You can go on and say there are mechanisms that allow Britain to join the EFTA, EEC, etc., but its the same as a joblot, there is nothing to stop you applying but it doesn’t mean you’ll get in !
    Especially when Britain hasn’t got anything that’s special to offer, since the ‘special touch’ Britain has is because its’ a EU member.

    The UK Should Leave the European Union

    Yes because…

    Hypocrisy towards other EU states.

    In for a penny in for a pound .. or not…

    The UK chose not to commit to the single currency and has been treating the EU like a restaurant menu .

    The UK should do the decent thing and leave. It’s too late to commit fully , you had your chances , you blew it.

    When it comes to making contracts for business ventures , making allowances for education abroad , businesses etc have been making allowances and have been including UK businesses . That general way of thinking should just change. Polish and other eastern European labor is a lot cheaper for western European countries .

    As a citizen of a European state that’s been in 100% since the start I say the British can hide their demands where the sun fails to shine and simply bugger off.

    Point: The people from the EU member states don’t want someone on the side of the pool , 1 foot in the water , making demands .

    No because…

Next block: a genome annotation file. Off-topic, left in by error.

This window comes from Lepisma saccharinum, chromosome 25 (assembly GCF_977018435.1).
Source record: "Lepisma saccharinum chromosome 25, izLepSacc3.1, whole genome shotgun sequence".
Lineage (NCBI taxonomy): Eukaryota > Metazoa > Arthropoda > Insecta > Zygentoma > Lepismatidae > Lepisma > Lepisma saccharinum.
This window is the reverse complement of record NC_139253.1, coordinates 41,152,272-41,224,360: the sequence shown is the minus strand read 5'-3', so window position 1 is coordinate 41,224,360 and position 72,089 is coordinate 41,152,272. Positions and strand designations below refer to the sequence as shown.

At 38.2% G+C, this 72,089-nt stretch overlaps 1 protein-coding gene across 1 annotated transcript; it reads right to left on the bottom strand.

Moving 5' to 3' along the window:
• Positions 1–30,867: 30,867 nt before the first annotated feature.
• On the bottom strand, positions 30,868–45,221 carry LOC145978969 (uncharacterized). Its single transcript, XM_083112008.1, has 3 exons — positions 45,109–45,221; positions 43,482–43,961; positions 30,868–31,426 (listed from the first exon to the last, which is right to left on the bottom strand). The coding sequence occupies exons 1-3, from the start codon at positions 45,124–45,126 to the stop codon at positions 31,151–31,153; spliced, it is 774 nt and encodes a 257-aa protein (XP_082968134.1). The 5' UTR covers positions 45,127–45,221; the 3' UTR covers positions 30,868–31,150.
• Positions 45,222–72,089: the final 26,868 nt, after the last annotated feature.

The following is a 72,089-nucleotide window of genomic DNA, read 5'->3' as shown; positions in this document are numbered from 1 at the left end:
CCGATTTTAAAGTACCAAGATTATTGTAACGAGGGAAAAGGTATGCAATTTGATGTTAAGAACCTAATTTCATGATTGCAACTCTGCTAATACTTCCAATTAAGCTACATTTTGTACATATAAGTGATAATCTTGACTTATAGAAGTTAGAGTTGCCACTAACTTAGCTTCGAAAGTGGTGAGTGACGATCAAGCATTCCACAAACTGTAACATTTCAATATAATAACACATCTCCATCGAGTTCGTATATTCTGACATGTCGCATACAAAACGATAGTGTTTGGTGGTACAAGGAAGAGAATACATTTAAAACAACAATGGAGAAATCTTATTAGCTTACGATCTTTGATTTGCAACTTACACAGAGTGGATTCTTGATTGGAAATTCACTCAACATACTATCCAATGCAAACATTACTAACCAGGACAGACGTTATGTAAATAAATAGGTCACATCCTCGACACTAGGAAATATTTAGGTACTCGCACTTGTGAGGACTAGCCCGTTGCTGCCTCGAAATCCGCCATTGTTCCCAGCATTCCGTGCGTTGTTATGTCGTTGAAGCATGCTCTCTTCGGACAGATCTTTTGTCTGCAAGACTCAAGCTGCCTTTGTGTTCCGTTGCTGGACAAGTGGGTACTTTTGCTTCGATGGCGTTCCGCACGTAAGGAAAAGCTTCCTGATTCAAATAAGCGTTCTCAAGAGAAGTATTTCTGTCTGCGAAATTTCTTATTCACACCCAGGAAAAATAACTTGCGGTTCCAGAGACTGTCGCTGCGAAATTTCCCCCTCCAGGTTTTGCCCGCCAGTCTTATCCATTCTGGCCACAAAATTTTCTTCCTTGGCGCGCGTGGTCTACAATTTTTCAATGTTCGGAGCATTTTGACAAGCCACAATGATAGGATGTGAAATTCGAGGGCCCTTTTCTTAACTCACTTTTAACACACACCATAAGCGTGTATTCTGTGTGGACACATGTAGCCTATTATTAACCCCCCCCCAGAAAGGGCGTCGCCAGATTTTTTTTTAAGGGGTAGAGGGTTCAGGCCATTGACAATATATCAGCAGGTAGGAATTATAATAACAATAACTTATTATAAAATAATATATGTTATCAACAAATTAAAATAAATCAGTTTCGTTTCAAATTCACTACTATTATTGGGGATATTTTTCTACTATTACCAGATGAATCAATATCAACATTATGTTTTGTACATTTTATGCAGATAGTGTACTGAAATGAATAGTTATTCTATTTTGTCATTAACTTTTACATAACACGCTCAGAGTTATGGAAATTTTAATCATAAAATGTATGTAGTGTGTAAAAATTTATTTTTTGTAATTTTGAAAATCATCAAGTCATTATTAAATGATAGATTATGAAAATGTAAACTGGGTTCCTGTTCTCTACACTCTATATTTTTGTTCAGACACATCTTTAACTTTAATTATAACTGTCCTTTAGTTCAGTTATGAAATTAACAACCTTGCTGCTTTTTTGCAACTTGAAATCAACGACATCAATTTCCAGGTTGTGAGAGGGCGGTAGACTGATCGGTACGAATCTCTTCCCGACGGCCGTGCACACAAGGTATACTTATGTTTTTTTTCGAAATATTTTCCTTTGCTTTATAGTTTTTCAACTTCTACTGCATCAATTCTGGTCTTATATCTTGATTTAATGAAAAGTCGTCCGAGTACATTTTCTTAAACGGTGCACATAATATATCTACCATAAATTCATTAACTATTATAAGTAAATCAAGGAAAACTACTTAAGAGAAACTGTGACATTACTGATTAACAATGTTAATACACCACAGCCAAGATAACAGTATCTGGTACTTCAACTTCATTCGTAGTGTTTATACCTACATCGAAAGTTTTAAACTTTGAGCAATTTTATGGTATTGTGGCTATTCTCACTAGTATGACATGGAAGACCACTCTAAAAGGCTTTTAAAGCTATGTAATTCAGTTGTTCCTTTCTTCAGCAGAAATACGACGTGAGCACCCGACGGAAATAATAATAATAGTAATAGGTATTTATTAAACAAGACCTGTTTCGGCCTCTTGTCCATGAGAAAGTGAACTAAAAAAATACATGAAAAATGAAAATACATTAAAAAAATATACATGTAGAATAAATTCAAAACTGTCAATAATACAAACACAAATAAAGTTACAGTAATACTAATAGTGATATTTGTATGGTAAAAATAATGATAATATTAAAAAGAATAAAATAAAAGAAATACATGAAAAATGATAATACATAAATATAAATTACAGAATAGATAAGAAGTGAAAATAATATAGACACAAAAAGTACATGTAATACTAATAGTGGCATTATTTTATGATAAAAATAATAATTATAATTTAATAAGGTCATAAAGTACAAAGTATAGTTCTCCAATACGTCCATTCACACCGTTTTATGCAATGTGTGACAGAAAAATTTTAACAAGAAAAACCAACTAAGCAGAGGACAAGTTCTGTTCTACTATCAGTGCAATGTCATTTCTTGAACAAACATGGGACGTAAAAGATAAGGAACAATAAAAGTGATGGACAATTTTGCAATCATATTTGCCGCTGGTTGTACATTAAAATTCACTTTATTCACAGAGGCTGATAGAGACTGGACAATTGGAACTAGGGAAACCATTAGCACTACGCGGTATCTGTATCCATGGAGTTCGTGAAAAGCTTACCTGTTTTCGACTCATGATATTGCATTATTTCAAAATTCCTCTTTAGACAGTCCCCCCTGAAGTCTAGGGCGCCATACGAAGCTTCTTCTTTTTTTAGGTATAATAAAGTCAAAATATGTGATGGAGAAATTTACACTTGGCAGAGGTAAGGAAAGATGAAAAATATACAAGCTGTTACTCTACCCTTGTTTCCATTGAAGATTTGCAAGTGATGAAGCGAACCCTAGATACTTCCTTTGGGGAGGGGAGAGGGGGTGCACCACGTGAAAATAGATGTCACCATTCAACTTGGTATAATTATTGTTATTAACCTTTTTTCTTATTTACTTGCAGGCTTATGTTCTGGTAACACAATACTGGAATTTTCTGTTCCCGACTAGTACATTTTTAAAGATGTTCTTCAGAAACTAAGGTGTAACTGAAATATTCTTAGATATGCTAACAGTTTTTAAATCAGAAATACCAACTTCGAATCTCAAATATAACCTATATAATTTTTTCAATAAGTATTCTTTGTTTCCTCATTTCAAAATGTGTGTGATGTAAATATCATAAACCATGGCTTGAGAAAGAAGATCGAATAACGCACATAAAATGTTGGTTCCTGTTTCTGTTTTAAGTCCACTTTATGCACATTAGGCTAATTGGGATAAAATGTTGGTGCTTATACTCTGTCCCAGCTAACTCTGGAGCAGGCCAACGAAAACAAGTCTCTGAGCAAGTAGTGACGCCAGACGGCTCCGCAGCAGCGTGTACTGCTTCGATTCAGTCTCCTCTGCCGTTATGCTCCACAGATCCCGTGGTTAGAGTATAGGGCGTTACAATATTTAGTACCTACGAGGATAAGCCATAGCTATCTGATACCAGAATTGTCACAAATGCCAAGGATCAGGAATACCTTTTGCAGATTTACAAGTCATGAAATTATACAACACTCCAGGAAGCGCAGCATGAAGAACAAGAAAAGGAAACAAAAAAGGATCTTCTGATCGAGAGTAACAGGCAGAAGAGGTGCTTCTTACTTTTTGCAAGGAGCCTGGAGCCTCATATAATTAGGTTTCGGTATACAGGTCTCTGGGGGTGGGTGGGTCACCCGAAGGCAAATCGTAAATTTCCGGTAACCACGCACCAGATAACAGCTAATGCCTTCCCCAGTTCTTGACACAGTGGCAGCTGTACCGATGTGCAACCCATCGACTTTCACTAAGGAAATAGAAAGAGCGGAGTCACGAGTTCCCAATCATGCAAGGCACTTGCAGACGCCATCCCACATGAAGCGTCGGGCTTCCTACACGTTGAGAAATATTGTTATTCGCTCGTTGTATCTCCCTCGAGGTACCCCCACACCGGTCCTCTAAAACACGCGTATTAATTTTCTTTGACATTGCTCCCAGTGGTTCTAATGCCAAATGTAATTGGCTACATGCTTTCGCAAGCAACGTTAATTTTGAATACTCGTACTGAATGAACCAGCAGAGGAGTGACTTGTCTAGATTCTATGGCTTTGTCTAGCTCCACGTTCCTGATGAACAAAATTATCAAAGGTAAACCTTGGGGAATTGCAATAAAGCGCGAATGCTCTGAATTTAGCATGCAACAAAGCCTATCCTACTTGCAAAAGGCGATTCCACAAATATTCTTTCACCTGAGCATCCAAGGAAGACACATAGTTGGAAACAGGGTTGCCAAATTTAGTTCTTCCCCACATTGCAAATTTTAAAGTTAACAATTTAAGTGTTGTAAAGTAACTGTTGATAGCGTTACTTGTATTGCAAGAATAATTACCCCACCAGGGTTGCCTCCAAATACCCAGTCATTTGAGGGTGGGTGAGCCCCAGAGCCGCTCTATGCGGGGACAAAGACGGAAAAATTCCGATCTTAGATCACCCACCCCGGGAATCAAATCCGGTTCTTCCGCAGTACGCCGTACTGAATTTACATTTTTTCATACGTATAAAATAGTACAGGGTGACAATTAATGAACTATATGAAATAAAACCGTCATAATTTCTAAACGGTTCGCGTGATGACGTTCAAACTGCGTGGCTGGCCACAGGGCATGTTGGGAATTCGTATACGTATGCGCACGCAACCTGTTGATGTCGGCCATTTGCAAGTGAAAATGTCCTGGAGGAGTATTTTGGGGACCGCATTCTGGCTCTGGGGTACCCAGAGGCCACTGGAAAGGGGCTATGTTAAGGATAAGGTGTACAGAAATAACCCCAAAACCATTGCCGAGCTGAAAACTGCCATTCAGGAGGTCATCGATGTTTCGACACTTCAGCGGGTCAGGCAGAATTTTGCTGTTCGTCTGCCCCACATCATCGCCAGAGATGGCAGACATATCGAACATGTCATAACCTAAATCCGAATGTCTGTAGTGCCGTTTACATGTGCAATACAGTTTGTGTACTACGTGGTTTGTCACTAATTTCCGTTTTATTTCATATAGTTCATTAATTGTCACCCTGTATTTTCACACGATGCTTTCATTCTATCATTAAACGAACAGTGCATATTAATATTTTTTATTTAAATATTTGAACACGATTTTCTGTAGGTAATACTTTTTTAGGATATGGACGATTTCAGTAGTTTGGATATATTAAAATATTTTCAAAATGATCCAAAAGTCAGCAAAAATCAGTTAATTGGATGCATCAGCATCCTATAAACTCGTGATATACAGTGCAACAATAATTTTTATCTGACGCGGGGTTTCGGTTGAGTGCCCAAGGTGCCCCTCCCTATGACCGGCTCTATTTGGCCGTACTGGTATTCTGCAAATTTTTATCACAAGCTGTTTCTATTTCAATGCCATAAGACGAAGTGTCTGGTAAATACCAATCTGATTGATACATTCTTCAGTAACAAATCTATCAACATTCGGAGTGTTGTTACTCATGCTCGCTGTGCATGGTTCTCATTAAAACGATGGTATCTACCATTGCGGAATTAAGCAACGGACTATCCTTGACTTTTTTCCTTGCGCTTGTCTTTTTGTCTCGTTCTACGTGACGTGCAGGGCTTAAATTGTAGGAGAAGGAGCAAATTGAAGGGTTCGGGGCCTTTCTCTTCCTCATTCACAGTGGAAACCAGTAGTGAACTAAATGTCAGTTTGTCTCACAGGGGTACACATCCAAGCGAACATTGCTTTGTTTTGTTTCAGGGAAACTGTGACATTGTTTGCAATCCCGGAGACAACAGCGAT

AT least the british are open about their position – everyone knows they are very reluctant and only want to European project to go so far. There are other nations in Europe who think similarly (generally to a lesser extent) but their governments drag them along. The british position is probably therefore more ‘honest’ even if we dont like what it is.

    How many states will reject this new federalism when (if) it is put to the electorate?

    Of course this wholly ignores that Europe may ultimately work better as a restaurant menu – the thing the british have finally accepted is that if this is to happen it has to be a multi-speed Europe rather than Britain getting its opt outs and still keeping influence on everything else.

    The UK Should Leave the European Union

    Yes because…

    British taxpayers are forced to bail out other European countries rather than receive goods and services

    Although Britain is in a bit of a bad state as it is, British taxes are still being used to give other European governments huge amounts of money. Unemployment is up and our country appears to be coasting, desperately avoiding a double dip recession. If we could withdraw Britain from the EU, become self-sufficient and start trade routes with other countries we could be so much better. Instead, our taxpayers money is being used to pay for other Europeans rather than British nationals. It is depriving British people of work and advantages which they ought to have.

    No because…

    Even if not in the EU Britain would probably take part in bail outs in Europe (though to a lesser extent) particularly when those bail outs involve IMF money.

    Not being a member of the European Union would not change the fact that the EU is Britain’s closest trading partner and chaos in Europe would have a negative impact , better to help reduce that chaos.

    The UK Should Leave the European Union

    Yes because…

    TRADE